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Kristine Moran

Kristine Moran’s abstract clouds of color and juicy brushstrokes float through spaces like paint ghosts looking to get in touch with the living world.

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Agnieszka Rayss’s Captivating Photographs Of Extreme Bodybuilders

Beautiful BodiesDawid, Champion in bodybuilding at the Cup of Poland  in Fitness and Bodybuilding, Zabrze, Poland, 2009Maria, ontestant at the Cup of Poland  in Fitness and Bodybuilding, Zabrze, Poland, 2009Justyna and Agnieszka, Contestants at the Cup of Poland  in Fitness and Bodybuilding, Zabrze, Poland, 2008

For her series Beautiful Bodies, the photographer Agnieszka Rayss shoots off-beat images of bodybuilders; in the process, the artist both defines and challenges the notion of physical attractiveness. Each provocative shot, capturing a builder scantily-clad in a bikini or a speedo, is a powerful testament to the human desire to craft our bodies according to our wills; depending on the viewer, they might read as either a condemnation or an affirmation of extreme fitness practices.

Unlike Brian Moss, whose enchanting portraits of bodybuilders can be found here, Rayss works within a distinctive color palette; rich copper, teal, and white hues dominate her images, granting them a moody and otherworldly quality. Rayss’s subjects all seem to rely heavily on bronzers, defining their muscled figures with deep tans. In this way, they look inhumanly sculptural, like bronze statues of ancient warriors. Their metallic sheen stands in place of clothes; though nearly nude, they look somehow impenetrable, thickly armored.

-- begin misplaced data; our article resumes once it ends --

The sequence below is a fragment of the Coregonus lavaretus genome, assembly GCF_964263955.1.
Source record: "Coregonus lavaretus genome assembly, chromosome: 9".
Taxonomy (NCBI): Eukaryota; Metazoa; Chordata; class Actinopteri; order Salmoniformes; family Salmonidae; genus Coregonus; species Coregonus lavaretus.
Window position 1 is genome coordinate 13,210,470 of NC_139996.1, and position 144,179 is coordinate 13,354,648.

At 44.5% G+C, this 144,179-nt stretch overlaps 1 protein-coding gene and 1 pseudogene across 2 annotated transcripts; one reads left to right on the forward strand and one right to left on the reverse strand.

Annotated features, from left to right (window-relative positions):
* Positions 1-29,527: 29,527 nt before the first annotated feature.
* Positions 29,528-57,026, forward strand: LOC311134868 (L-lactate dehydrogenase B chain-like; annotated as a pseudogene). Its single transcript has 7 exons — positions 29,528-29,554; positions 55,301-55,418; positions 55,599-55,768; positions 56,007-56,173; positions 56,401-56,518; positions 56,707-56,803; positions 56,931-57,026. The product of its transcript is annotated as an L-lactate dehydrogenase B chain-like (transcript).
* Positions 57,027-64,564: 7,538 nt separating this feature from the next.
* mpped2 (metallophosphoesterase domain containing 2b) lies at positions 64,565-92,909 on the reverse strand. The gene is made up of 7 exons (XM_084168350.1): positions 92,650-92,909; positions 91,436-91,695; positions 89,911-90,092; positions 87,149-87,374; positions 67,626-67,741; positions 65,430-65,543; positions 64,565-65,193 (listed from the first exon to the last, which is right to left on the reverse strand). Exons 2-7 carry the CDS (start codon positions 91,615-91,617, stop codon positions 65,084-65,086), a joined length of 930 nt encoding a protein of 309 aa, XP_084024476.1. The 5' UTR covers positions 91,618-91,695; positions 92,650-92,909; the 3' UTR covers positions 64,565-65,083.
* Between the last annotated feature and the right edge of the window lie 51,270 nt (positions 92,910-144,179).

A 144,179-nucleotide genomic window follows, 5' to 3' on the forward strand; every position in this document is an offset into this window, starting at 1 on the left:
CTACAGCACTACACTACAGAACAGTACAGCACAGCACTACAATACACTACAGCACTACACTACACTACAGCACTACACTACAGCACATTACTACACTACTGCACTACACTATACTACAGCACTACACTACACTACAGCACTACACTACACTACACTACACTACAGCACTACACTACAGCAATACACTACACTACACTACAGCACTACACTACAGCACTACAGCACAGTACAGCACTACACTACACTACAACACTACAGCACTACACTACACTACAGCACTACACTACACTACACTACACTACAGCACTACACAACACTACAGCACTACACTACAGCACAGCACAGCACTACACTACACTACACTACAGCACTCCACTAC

Beautiful Bodies is set in an undefined location that we might presume to be a gym. Against a muddy-colored wall, the bodybuilders appear rough and powerful; the walls are marked with their chalky handprints, lending the models some inherent and mysterious grit. In relative repose, Rayss’s subjects display their bodies, caught between moments of exertion. As viewers, we are forbidden from seeing the extreme exercises that caused paint to be scratched away from the gym surfaces, but the mere presence of these formidable bodies create an atmosphere of inescapable suspense and anticipation. Take a look. (via Feature Shoot)

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Unusual Taxidermy Sculptures by Idiots Art Collective

Taxidermy is a subject that frequently makes people squeamish and uncomfortable, and there is something definitely something surreal about preserving an animal that has died. Idiots are a Dutch art collective who combine their skills in sculpture and design create taxidermy works of art that are both playful and disturbing. The animals are lifelike and dynamic, but often with their bodies torn apart, stuffed into glass containers, or trapped in unnatural positions. Their sculptures often exhibit the animals inner workings, and replace organs with metals, minerals, or jewels. The beauty contained inside the animals makes their lifelessness even more tragic, and indicates that the artists recognize the morbidity in their own work.

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B/D Best of 2010 – William Steinman

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New York based artist William Steinman creates sexy and raw pieces that carry a strong undertone of their source of inspiration: street culture and Pop art. Growing up, he kept himself busy by exploring downtown Phoenix on his skateboard. In doing so, he was introduced to the graffiti art that populated his surroundings, and fell in love with it. Though William was initially inspired, he started to notice how increasingly redundant graffiti was turning out. He decided to focus his artistic endeavors elsewhere, and started to study painting. But first love is always the strongest, and William found himself charmed by the bold lines and appropriated imagery of Pop art.